Before the storm, there were three homes on Caxambas Island, including the Lee residence. The other two, one, a house on stilts, and the other, a pyramid house, fared worse in the hurricane. Neither are still standing, although the hurricane was not the final blow. The Lee family abandoned the home in 1992 as it was no longer habitable.
By 2004, water levels began to meet the concrete pillars holding up the home.
In 2005, Bob Lee sold the house to John Tosto, a Naples resident, for $300,000. He later said about the property:
Tosto intended to renovate the home, and Lee advised him to construct a sea wall to end the erosion that had been ebbing away at the island for years. Tosto decided against this, however, instead hoping to move it, using a crane, from its current location to a higher piece of land on the island on high concrete pillars. He estimated the project to take three or four months.
Unfortunately, a few months after purchasing the property, Hurricane Wilma struck, eroding the coastline and further destabilizing the house’s foundation. Tosto boarded up the home’s window openings and continued with his effort to move the house. He faced many regulatory bodies, including the U.S. Army Corps of Engineers, the Department of Environmental Protection and the Collier County Code Building and Enforcement Departments. He was unable to produce all of the necessary permits, partially due to the hindrance of protected bird nesting seasons.
In 2007, the Collier County Code Enforcement Board finally ended Tosto’s hopes for the house, ordering the structure demolished by the owners within two years on the grounds that it was unsafe. Tosto had presented an engineer’s certification stating that the house was reparable at the time, but the board still voted against him, citing his lack of proactive measures to protect the house in the past. In November 2009, he was fined $187,000 for not having the house demolished by the proper time. The county offered to drop the fine if Tosto completed the demolition. By 2009, he had already invested $500,000 in the project and his estimates put the cost of completion at $900,000. At that time the house’s foundational pillars were permanently underwater.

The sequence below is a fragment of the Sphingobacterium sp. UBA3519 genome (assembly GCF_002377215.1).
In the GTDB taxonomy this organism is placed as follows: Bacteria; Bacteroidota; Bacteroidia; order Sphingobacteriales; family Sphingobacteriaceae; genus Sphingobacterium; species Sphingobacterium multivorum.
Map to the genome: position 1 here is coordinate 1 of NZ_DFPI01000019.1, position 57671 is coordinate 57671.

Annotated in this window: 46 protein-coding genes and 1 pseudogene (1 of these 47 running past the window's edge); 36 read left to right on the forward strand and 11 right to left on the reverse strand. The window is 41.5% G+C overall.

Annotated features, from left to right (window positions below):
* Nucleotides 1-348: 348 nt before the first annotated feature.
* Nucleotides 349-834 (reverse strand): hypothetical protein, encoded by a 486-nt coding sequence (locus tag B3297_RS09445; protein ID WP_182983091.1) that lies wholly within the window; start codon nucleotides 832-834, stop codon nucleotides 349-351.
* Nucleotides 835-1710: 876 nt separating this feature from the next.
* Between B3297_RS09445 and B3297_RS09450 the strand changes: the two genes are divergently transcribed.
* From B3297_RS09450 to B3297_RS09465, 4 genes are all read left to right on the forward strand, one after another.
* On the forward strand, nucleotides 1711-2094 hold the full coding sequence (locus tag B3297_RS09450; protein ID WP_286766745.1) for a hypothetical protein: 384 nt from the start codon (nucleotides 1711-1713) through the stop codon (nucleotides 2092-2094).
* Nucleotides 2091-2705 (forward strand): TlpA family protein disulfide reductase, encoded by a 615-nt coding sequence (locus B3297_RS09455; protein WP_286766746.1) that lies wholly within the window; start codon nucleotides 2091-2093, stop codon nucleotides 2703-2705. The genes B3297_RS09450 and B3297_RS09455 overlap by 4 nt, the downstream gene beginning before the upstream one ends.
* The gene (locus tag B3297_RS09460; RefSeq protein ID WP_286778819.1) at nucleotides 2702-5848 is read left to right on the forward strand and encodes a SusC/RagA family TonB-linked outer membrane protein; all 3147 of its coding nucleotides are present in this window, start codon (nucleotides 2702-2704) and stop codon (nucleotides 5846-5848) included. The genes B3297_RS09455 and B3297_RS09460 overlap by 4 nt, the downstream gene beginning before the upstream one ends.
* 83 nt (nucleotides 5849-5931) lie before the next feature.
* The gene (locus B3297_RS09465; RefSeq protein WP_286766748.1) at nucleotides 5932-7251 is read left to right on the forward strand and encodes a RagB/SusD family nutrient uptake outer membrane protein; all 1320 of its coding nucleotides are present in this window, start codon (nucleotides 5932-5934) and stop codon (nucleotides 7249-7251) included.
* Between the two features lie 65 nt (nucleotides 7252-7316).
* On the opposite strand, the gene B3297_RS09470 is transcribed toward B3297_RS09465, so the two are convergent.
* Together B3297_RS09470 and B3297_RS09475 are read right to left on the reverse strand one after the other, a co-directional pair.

He spoke about the project:
At that time, the house was still officially abandoned, but with occasional visits by teenagers and fishermen. The demolition never occurred.
By 2013, the house was sitting in six-feet-deep water. That same year, Florida Weekly reporter Cynthia Mott wrote in an article that while snorkeling at the site, she discovered the ruins now served as a reef, with diverse marine life. She remarked as follows:
“I’ve snorkeled Grand Cayman, Mexico and Fiji, yet have never witnessed a more diverse, crowded concentration of undersea life than what has taken up residence under the remnants of those domes. It was as if all the fish and rays living along that part of the Collier County coast decided to hang out in one location. To make the sight even more remarkable, swirling like iridescent tornado clouds around the gathering were millions of shimmering, silver baitfish.”
By 2016, the house was approximately 180 feet (55 meters) offshore.”
We depart from Caxambas Park Marina at the south end of Marco Island. Caxambas Park is a beautiful water access point located at 909 Collier Ct. This location includes a four-acre park, ample free parking, restrooms, concessions for sale from sunscreen to food and allows easy access to the northern Ten Thousand Islands or Gulf of Mexico.